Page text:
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Mixed in Berlin, March 2023
(59:31, 143 MB, 320 KBPS MP3)
Direct link to the file:
- The Terrorist – The Chopper (Shy FX Ebony Remix) [Dread]
- DJ Kane – World Premiere [Trouble on Vinyl USA]
- DJ Rap – Fury [Breakbeat Science]
- Prisoners of Technology – Trick of Technology [Fresh Kutt]
- Tribe of Issachar – His Imperial Majesty (Jungle Revolution) [Congo Natty]
- Gang Related – Miami Bass [Dope Dragon]
- DJ Hype – Peace, Love & Unity ft MC Fats [True Playaz]
- DJ Zinc – Physical [Parousia]
- Shimon & Andy C – Quest [Ram]
- Shapeshifter – Talkin’ Mad Shit [SOUR]
- DJ Sappo – Ding Dong Bass (Remix) [Rinse Out]
- Special K – Pressure Roll [Proper Talent]
- 45 Roller – Gangsta Boogie [Ebony]
- The Dream Team – Different [Joker]
- Maldini – Asylum [Trouble on Vinyl]
- Mask – Better World [Dope Dragon]
- DJ Hype – Jack to a King ft MC Fats [True Playaz]
- Pascal – True Grit [G-Line]
- DJ Zinc – Driven [True Playaz]
- The Baby Namboos – Ancoats 2 Zambia (Dillinja Remix) [Palm Pictures]
I recently started a new job working remotely for a London-based company, so two weeks ago I flew to London to visit the head office and meet my team for the first time in person. It was fun!
To have something to listen to on the trip, two days before I left I made this little mix, and to make it very ‘London’ I decided to do a mix of classic jump-up drum n’ bass, a sound that I will always associate with my teenage years in London. Obviously this isn’t the London sound any more, but there was a point in time when it was absolutely ubiquitous in the city. You’d hear it flicking through the FM dial as you went through all the pirate radio stations, you’d hear it blasting out out of cars zooming past. The sound heard pumping through innumerable record shops across London on a Saturday, with hordes of teens crowded around the counter hoping to get the latest white labels. Music screeching out of tinny speakers at cassette stalls in Camden Market, Cockney geezers shifting the latest tape packs. The sound of huge raves like Roast or One Nation or World Dance or Telepathy. The sound of Notting Hill Carnival in the mid-90’s, heaving crowds going berserk to furious basslines. The polar opposite of the trendy sound of ‘intelligent drum n’ bass‘ in terms of critical appreciation, an unashamedly working-class, multicultural, inner-city dance music sound.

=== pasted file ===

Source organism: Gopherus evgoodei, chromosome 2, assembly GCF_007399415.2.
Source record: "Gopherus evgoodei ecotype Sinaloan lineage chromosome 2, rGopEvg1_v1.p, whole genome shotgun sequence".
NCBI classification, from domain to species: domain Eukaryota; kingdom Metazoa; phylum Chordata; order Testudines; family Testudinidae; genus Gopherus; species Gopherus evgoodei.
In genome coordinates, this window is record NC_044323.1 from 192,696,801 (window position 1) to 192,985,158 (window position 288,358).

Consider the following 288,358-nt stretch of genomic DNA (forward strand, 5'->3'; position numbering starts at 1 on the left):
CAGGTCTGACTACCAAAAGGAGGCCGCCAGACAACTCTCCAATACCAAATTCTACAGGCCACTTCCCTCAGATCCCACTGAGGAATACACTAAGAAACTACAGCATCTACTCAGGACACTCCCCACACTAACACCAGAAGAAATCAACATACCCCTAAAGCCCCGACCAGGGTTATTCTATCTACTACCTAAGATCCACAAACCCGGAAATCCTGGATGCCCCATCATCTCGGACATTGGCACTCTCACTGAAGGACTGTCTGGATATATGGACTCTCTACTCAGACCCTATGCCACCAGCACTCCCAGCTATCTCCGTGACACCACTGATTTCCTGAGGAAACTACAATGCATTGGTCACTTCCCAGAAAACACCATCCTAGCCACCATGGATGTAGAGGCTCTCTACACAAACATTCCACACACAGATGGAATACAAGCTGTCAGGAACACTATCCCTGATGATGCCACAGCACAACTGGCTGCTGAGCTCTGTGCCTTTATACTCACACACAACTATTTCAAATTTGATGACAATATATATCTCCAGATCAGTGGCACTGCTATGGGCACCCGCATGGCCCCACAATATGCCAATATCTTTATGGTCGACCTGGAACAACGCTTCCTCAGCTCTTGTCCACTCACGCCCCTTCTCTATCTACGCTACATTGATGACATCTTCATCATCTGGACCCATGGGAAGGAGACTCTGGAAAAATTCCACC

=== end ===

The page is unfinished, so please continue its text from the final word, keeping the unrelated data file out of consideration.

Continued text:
What was jump-up? It was where rave music had evolved to by 1996: rolling breakbeats, hip-hop samples, street attitude, wobbly basslines. Music for intense dancing, but a step away from the loved-up euphoria of the early 90’s hardcore scene it evolved away from. Weed and alcohol not ecstasy.
Damn I know I sound like a middle-aged man (I guess because I am?) but this sound will always have a place in my heart, not just for nostalgiac reasons … but also because it’s just so much fun!
Often when I make a mix, I’m carefully planning things out, thinking through the order of the tracks, pondering the transitions.
This didn’t happen here.
I just straight up took out half a shelf of records from the jump-up section of my collection, did some rough sorting, and then hit record and improvised the whole thing. The nice thing about these tunes is that they are super-easy to mix, and so it’s quite straight forward to throw together a mix on the fly. Plus it’s an unashamed party mix, so there’s no need to worry about making a proper ‘journey’, I just had fun with it.